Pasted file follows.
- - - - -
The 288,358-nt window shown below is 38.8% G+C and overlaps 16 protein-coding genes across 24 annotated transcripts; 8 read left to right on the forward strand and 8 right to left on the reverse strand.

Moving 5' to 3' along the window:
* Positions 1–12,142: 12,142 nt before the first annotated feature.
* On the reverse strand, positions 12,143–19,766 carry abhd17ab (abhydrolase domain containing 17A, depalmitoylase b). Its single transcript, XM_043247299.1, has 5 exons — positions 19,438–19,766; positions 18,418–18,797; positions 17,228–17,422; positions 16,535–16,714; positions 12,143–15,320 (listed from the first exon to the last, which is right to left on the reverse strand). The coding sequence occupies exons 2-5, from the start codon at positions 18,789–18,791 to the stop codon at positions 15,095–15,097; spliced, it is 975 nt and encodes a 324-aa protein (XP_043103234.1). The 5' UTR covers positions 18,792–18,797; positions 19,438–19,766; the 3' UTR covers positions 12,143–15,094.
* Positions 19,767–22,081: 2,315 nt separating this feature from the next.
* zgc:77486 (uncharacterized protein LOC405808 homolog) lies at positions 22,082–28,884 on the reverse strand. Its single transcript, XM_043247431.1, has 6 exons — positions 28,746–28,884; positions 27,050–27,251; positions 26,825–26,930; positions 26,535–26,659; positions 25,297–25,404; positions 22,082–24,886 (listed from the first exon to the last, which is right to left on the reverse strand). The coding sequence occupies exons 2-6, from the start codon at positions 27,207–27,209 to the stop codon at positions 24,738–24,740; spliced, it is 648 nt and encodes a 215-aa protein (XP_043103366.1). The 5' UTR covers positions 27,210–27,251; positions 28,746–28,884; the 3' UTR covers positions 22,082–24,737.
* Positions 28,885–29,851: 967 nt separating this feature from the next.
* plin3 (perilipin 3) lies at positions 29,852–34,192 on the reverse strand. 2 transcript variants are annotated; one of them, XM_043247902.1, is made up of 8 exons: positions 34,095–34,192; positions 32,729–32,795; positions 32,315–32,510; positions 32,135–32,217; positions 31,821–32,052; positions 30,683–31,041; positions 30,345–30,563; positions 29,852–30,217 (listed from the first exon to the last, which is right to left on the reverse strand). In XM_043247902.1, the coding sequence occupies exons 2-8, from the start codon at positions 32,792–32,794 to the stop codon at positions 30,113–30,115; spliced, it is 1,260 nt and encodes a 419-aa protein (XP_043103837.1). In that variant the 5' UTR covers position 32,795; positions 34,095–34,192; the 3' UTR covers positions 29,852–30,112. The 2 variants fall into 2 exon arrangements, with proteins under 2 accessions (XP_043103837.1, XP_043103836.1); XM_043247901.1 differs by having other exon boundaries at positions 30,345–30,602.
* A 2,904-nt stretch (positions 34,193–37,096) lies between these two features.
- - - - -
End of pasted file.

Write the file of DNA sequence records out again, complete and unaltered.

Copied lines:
The 288,358-nt window shown below is 38.8% G+C and overlaps 16 protein-coding genes across 24 annotated transcripts; 8 read left to right on the forward strand and 8 right to left on the reverse strand.

Moving 5' to 3' along the window:
* Positions 1–12,142: 12,142 nt before the first annotated feature.
* On the reverse strand, positions 12,143–19,766 carry abhd17ab (abhydrolase domain containing 17A, depalmitoylase b). Its single transcript, XM_043247299.1, has 5 exons — positions 19,438–19,766; positions 18,418–18,797; positions 17,228–17,422; positions 16,535–16,714; positions 12,143–15,320 (listed from the first exon to the last, which is right to left on the reverse strand). The coding sequence occupies exons 2-5, from the start codon at positions 18,789–18,791 to the stop codon at positions 15,095–15,097; spliced, it is 975 nt and encodes a 324-aa protein (XP_043103234.1). The 5' UTR covers positions 18,792–18,797; positions 19,438–19,766; the 3' UTR covers positions 12,143–15,094.
* Positions 19,767–22,081: 2,315 nt separating this feature from the next.
* zgc:77486 (uncharacterized protein LOC405808 homolog) lies at positions 22,082–28,884 on the reverse strand. Its single transcript, XM_043247431.1, has 6 exons — positions 28,746–28,884; positions 27,050–27,251; positions 26,825–26,930; positions 26,535–26,659; positions 25,297–25,404; positions 22,082–24,886 (listed from the first exon to the last, which is right to left on the reverse strand). The coding sequence occupies exons 2-6, from the start codon at positions 27,207–27,209 to the stop codon at positions 24,738–24,740; spliced, it is 648 nt and encodes a 215-aa protein (XP_043103366.1). The 5' UTR covers positions 27,210–27,251; positions 28,746–28,884; the 3' UTR covers positions 22,082–24,737.
* Positions 28,885–29,851: 967 nt separating this feature from the next.
* plin3 (perilipin 3) lies at positions 29,852–34,192 on the reverse strand. 2 transcript variants are annotated; one of them, XM_043247902.1, is made up of 8 exons: positions 34,095–34,192; positions 32,729–32,795; positions 32,315–32,510; positions 32,135–32,217; positions 31,821–32,052; positions 30,683–31,041; positions 30,345–30,563; positions 29,852–30,217 (listed from the first exon to the last, which is right to left on the reverse strand). In XM_043247902.1, the coding sequence occupies exons 2-8, from the start codon at positions 32,792–32,794 to the stop codon at positions 30,113–30,115; spliced, it is 1,260 nt and encodes a 419-aa protein (XP_043103837.1). In that variant the 5' UTR covers position 32,795; positions 34,095–34,192; the 3' UTR covers positions 29,852–30,112. The 2 variants fall into 2 exon arrangements, with proteins under 2 accessions (XP_043103837.1, XP_043103836.1); XM_043247901.1 differs by having other exon boundaries at positions 30,345–30,602.
* A 2,904-nt stretch (positions 34,193–37,096) lies between these two features.